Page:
Home Outdoors Wuthering Heights Above the Minera Lead Mines

Wuthering Heights Above the Minera Lead Mines

by Adam Howarth, Editor
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We’re back in the northwest of the county this month to tackle some of the highest land Wrexham has to offer – above the Minera Lead Mines!

It’s a breathtaking four hours or so as the walk takes you across some of its most historically rich and diverse areas.

You’ll be cursing me along one particular stretch, but, as I always say, the view at the end of the climb is more than worth it. The ground underfoot did get very soggy at times, which is obviously understandable given the amount of rain we’ve had. Bearing that in mind, don’t attempt the walk without a pair of sturdy ankle-high boots.

I would say the degree of difficulty of this walk in terms of a need for some agility and the challenge of some steep slopes means it could be unsuitable for some.

The total ascent is just under 985 feet or 300 metres, with the highest point being 1,295 feet or 395 metres.

The map is available online at if you have an OS Map subscription.

Starting Point

I parked in the car park at Minera Lead Mines (01978 757 524) on the B5426. The postcode is LL11 3DU and the What3Words reference is what3words.com/sudden.drum.obstinate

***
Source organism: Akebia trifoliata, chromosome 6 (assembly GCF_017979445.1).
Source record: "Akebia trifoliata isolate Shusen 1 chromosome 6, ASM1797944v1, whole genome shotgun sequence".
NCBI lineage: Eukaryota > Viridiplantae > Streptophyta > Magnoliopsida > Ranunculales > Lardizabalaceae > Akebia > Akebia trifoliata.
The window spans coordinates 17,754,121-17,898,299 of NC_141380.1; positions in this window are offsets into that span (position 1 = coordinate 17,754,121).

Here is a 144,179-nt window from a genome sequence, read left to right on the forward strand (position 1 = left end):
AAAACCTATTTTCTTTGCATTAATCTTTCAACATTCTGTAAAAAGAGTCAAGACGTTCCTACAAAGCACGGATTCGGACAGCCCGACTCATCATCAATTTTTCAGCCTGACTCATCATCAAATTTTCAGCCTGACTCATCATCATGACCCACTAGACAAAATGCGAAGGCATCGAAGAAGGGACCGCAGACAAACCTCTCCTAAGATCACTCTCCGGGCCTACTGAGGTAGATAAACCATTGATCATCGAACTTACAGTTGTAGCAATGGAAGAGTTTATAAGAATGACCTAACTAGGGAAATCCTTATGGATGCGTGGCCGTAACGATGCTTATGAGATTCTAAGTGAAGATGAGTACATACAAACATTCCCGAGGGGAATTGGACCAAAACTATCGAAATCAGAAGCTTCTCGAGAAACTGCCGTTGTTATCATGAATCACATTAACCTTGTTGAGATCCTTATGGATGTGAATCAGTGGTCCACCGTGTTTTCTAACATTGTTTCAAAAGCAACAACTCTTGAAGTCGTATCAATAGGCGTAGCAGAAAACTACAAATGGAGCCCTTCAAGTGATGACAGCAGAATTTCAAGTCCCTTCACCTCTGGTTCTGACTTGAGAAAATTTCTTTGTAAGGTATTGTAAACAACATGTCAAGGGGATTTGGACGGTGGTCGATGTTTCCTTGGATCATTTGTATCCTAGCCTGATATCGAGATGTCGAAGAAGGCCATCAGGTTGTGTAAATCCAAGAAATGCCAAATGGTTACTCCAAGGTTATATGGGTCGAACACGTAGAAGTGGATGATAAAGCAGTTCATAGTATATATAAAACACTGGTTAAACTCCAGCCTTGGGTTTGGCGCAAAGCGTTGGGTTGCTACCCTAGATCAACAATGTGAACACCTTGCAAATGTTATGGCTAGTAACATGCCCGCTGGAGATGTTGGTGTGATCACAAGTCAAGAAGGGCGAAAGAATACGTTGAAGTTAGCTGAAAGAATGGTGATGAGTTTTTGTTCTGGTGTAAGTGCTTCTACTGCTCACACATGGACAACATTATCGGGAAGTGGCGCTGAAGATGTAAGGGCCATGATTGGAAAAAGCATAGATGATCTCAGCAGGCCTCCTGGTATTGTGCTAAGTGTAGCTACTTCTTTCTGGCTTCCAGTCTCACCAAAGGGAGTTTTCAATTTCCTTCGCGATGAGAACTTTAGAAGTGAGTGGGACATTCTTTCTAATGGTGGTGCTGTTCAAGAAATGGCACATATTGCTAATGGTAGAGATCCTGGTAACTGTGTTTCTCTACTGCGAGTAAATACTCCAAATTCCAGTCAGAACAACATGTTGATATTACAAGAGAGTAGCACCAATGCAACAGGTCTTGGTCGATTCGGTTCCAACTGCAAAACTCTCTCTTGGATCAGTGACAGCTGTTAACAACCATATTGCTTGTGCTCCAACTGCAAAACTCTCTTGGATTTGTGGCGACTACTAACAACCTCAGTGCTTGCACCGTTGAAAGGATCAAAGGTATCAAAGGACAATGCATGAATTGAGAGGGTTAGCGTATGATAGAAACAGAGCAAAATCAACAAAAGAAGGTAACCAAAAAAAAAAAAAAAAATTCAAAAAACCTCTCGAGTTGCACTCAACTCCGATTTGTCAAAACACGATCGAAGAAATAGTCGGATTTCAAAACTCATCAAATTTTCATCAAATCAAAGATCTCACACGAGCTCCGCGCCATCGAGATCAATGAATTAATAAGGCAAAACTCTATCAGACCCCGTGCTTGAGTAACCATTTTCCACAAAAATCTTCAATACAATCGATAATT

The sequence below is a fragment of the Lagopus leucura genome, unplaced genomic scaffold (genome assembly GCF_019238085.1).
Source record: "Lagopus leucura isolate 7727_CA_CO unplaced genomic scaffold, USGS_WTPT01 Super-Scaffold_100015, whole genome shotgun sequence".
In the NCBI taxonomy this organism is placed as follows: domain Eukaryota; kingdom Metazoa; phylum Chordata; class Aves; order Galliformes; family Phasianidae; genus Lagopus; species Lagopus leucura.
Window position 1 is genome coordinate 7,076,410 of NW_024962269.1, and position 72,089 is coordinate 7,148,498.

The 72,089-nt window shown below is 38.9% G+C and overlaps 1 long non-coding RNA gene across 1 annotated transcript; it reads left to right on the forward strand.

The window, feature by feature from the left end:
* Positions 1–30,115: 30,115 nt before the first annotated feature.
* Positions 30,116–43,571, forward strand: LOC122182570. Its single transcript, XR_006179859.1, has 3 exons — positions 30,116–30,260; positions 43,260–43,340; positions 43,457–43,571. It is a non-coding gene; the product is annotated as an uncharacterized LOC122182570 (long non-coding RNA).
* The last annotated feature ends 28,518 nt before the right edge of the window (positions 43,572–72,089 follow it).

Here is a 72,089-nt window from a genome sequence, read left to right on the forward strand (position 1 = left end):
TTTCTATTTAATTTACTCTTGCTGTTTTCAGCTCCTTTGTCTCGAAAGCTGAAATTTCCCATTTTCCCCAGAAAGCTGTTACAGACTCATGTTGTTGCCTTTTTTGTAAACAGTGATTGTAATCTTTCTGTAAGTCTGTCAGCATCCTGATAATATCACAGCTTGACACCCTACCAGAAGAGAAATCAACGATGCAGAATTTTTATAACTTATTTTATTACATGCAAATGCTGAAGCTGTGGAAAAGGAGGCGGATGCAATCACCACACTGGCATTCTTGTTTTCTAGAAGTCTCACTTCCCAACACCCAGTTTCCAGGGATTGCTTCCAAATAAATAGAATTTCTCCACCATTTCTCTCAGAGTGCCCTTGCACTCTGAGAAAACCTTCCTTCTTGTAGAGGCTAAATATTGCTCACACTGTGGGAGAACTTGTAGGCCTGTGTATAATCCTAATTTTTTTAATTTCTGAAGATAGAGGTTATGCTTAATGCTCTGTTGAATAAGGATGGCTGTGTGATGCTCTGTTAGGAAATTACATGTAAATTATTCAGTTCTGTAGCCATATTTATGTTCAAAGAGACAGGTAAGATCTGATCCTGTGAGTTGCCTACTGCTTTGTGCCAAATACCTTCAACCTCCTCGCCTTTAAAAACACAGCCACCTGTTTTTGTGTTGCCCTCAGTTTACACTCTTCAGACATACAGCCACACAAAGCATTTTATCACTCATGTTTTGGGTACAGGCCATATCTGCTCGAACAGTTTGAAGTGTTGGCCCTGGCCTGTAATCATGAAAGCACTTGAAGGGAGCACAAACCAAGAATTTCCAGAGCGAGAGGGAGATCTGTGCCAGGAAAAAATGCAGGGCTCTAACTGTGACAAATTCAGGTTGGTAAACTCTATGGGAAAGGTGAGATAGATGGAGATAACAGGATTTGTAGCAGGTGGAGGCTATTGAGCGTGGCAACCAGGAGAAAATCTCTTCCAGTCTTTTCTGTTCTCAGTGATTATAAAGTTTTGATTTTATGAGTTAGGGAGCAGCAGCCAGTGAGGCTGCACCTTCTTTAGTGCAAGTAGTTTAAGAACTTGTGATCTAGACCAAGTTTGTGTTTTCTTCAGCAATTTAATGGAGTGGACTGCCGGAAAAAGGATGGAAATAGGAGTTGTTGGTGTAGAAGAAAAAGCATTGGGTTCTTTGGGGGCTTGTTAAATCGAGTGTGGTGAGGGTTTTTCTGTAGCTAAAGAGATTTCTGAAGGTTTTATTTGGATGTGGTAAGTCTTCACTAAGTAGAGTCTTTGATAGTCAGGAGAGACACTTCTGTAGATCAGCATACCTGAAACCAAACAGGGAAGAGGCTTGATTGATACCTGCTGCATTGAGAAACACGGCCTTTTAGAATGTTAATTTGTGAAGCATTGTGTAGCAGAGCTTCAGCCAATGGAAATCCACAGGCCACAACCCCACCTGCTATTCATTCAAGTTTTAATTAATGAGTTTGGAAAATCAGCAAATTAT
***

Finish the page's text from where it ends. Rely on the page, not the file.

Overview

The route is reasonably dog-friendly, although you do pass through areas of horses, sheep and cows. Field exits were shared equally between gates and stiles.

The walk is about 6¾ miles long and should take about 3¾ hours.

Important, your safety is our top priority: You must read and understand the disclaimer at love-wrexham.com/walk-disclaimer before attempting any of our walks.

Walk Directions

Beam Engine House

Walk up the concrete ramp from the car park towards the visitor centre. Turn right at the junction toward Taylor’s Shaft so you’re walking along the track with the Beam Engine House and chimney on your right.

Turn left at the engine house (1) and climb the wooden steps cut into the bank. Cross two tracks and walk up some more wooden steps to the red phone box.

Turn right here and walk along the lane through the tiny village of New Brighton. It only takes a minute or so to leave the houses behind and turn left off the road onto the path between the green sign for Minera Lead Mines Country Park and the yellow grit bin.

After about a minute, cross the road, go through the gate and start walking along the gravel path. The village of Minera is down to your right, with its attractive church on the left.

** You’ll now be walking along a “dismantled railway” for about 1.3 miles or approximately half an hour. It used to carry lime from the quarry a bit further on to the lead mines now behind you. **